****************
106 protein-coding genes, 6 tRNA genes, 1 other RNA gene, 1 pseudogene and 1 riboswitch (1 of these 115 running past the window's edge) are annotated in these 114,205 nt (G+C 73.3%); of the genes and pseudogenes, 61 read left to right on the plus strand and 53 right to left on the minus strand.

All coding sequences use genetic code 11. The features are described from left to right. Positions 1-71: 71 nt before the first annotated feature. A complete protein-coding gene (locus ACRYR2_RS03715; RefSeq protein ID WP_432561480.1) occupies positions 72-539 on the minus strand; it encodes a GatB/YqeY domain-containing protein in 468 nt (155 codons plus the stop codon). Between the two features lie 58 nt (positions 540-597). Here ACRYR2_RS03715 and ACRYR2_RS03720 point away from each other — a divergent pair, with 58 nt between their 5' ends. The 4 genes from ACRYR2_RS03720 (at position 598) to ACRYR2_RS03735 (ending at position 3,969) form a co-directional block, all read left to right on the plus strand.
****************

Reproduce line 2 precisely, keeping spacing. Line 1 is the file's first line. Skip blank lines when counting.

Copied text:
All coding sequences use genetic code 11. The features are described from left to right. Positions 1-71: 71 nt before the first annotated feature. A complete protein-coding gene (locus ACRYR2_RS03715; RefSeq protein ID WP_432561480.1) occupies positions 72-539 on the minus strand; it encodes a GatB/YqeY domain-containing protein in 468 nt (155 codons plus the stop codon). Between the two features lie 58 nt (positions 540-597). Here ACRYR2_RS03715 and ACRYR2_RS03720 point away from each other — a divergent pair, with 58 nt between their 5' ends. The 4 genes from ACRYR2_RS03720 (at position 598) to ACRYR2_RS03735 (ending at position 3,969) form a co-directional block, all read left to right on the plus strand.